ATLANTIC CITY — The Police Department promoted 27 people Monday morning in the largest single promotion ceremony ever held for city law enforcement.
The department elevated 24 officers to the rank of sergeant and promoted three special law enforcement Class II officers to full-time cops during a swearing-in ceremony at the Atlantic City Convention Center. The department now has a total of 57 sergeants, who earn a starting salary of $100,000 per year.
Chief Henry White told the promoted sergeants that they were the “most important and most critical” supervisory ranks in the department. White said they now had a “burden put on each one of your shoulders to inspire and motivate our officers to go out and service our community.”
“They are the ones that are closest to our rank-and-file officers,” White said. “And when someone judges our police department on our efficiency and our effectiveness, they do that based on their interaction with our rank-and-file officers because that’s who the public sees on a daily basis. And these sergeants, who are about to get promoted ... it’s their job to inspire, to motivate, to train, to coach the rank-and-file officers to do what needs to be done.”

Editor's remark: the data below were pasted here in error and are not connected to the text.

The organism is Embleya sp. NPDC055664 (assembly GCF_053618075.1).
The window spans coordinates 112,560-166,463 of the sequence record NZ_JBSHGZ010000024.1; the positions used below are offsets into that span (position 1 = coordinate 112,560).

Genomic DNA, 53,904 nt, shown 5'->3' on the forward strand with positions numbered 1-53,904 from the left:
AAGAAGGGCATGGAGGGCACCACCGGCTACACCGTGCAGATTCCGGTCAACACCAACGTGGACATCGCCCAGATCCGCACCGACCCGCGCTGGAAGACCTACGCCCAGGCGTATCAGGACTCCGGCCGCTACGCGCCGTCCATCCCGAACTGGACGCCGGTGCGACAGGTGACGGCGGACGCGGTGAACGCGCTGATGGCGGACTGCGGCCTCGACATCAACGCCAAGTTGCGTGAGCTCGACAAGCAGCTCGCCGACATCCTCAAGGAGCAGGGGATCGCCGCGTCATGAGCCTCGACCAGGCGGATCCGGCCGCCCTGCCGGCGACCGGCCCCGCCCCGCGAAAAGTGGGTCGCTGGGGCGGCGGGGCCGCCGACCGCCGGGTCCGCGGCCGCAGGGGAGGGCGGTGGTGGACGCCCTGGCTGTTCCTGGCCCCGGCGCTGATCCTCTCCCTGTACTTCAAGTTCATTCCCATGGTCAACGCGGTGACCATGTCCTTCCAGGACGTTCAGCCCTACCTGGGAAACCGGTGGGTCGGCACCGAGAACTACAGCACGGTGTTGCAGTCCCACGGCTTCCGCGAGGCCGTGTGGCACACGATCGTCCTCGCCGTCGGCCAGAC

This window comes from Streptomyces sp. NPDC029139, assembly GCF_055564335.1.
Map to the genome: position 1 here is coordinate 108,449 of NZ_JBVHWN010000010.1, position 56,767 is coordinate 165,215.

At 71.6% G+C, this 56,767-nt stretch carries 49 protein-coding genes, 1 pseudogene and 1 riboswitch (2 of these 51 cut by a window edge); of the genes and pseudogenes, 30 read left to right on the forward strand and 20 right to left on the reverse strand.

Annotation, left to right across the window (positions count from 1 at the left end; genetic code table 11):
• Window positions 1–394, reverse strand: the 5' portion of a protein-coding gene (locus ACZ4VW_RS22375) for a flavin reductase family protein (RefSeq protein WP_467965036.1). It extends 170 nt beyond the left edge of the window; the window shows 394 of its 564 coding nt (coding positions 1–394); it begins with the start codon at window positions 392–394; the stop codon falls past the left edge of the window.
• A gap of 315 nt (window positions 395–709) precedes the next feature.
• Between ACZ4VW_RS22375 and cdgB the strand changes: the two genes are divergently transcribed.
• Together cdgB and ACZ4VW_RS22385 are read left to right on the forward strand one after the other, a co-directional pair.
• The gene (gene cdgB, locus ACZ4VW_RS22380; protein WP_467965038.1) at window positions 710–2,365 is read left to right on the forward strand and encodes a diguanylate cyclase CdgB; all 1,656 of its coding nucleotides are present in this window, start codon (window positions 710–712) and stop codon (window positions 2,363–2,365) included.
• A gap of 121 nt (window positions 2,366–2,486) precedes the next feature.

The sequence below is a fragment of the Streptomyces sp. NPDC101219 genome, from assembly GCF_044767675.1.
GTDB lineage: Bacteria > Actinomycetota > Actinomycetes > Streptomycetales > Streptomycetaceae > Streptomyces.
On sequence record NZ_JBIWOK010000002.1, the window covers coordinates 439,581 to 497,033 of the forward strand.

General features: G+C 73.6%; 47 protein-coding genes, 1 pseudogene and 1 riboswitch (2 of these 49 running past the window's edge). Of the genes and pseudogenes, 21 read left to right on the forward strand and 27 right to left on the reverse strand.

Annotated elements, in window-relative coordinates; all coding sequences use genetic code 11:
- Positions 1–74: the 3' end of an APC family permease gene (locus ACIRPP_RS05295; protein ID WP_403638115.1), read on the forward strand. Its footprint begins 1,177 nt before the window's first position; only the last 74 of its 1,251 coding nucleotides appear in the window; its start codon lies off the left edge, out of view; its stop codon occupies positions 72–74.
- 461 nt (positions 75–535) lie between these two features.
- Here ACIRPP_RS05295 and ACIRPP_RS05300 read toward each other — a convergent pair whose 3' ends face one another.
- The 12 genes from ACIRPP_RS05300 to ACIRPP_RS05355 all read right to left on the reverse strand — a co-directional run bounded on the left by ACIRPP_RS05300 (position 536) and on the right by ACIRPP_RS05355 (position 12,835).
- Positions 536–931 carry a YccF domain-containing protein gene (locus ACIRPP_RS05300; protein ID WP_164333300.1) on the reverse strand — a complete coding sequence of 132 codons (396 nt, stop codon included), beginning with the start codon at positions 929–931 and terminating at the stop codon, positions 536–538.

The new sergeants will begin in-house supervisory training Tuesday, White said.
Sergeants are responsible for supervising more than 300 public safety employees, including 186 rank-and-file officers, special law enforcement officers and civilian workers.
Mayor Marty Small Sr. implored the elevated officers to “continue to do what got you here,” during his first swearing-in ceremony for the police department. Small also applauded the group’s diverse makeup.
“This is what diversity looks like,” Small said, “and we want to continue to promote that (with) all of the decisions that we make. These people are highly qualified ... and I couldn’t ask for a better group.”
Atlantic County Prosecutor Damon Tyner encouraged the sergeants to use lessons learned from who they consider to be great leaders in their new positions.
“Take this as an opportunity to leave a legacy of your career, to make an imprint on that Class II that’s becoming a police officer,” Tyner said. “Be that type of leader.”
The 24 sergeants were selected from nearly 100 applicants, according to White. The promotions were conducted without using civil service, a process that was eliminated when the state assumed control of the city in 2016.
The union that represents the department, Police Benevolent Association Local 24, is engaged in a legal battle with the state to reinstate civil service for its members, citing the uncertainty in regards to how officers are promoted, hired and disciplined.
“It’s a little bittersweet as we still have an active lawsuit going,” said Matt Rogers, the union’s president. “So, happy for everyone and congratulations to all, but we’re still going to push forward and try to get some sort of substance back to the promotional process and how they hire.”